Around the time I first wake up these mornings, when the sun shinily arrives in its white and yellow newness and the sky plays along in its pink and blue newbornness, I awoke with a start to the presence of something entirely different. My room was bathed in greys and blacks and the window showed no white or yellow. What was that sound? It was insistent, heavy, steady. It felt apocalyptic. It was raining, straight down, with no accompanying wind.
I stood up groggily. The sandwiching snuggly cats got up, too. I stumbled along the line of windows on my southeast wall, pulling down heavy plates of glass, running my sleepy hand along thick wooden sills to check for mop-up needs. But they were dry. Dusty, even. Still, I closed them all, except the ones on the bedroom side of my place, with the sills which typically receive little but withstand what rain does come in with sturdier treatment. I climbed back in bed, to enjoy the sound of a steady rain as I tried to sleep another two hours.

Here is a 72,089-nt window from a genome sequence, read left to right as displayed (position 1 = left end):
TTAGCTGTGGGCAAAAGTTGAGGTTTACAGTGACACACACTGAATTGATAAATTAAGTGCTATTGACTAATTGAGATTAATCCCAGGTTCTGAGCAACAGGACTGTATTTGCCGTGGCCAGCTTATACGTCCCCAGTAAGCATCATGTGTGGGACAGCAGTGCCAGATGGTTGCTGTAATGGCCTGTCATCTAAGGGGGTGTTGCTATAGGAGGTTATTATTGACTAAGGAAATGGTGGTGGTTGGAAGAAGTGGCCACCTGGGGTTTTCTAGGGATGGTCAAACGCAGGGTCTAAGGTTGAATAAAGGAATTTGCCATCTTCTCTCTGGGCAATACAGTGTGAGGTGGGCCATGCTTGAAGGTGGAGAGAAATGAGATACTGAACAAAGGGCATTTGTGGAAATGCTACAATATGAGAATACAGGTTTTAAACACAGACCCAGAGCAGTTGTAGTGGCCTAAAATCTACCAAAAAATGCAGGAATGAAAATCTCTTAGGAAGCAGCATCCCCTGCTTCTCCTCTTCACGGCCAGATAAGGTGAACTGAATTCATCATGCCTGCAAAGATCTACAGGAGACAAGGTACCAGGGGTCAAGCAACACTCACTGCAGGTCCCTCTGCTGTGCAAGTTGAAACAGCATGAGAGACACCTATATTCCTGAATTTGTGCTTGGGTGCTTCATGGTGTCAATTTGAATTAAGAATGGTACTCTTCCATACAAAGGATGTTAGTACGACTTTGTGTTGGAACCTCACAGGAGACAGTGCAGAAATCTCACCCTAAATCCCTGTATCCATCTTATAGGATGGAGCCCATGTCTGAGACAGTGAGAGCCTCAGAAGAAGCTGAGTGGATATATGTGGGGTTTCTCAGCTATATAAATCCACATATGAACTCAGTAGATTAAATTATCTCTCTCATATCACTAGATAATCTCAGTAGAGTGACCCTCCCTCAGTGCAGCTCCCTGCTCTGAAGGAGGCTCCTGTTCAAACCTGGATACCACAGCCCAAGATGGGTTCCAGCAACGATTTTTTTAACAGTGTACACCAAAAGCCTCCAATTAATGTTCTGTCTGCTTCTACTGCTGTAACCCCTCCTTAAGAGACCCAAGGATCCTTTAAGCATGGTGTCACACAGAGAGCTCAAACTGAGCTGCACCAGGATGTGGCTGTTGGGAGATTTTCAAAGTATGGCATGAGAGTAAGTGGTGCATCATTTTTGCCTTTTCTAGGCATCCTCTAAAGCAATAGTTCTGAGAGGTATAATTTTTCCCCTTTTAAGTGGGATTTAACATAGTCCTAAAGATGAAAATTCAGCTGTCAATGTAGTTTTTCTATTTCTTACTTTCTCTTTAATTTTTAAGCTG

But there was something different about the rain. We had torrents last week, sideways, violent, gusty heaves of rain. At 4:30 this morning, it was a stealthy, straight up and down sheet, like movie rain without the wind machines. And it seemed, in my sleep-craved state, both ominous and promising at the same time. It reminded me, if you'll let me go there, of the idea of God in Aslan. I could not fully relax while lying in bed. Yet, I felt somehow safe or sure at the same time, a feeling of biblical and clearly indescribable proportions.
It was as if somehow the rain were a symbol of how it both is, and is terrible and powerful beyond reckoning or even direct consideration. The rain was straight, it was heavy, it was not dramatic in an entertaining way, but it was undeniable and authoritative. It lacked humor and patience, but was not rushed or distracted.
There is little sign of it this morning, except in Buddy's odd exhaustion and my own tired resignation.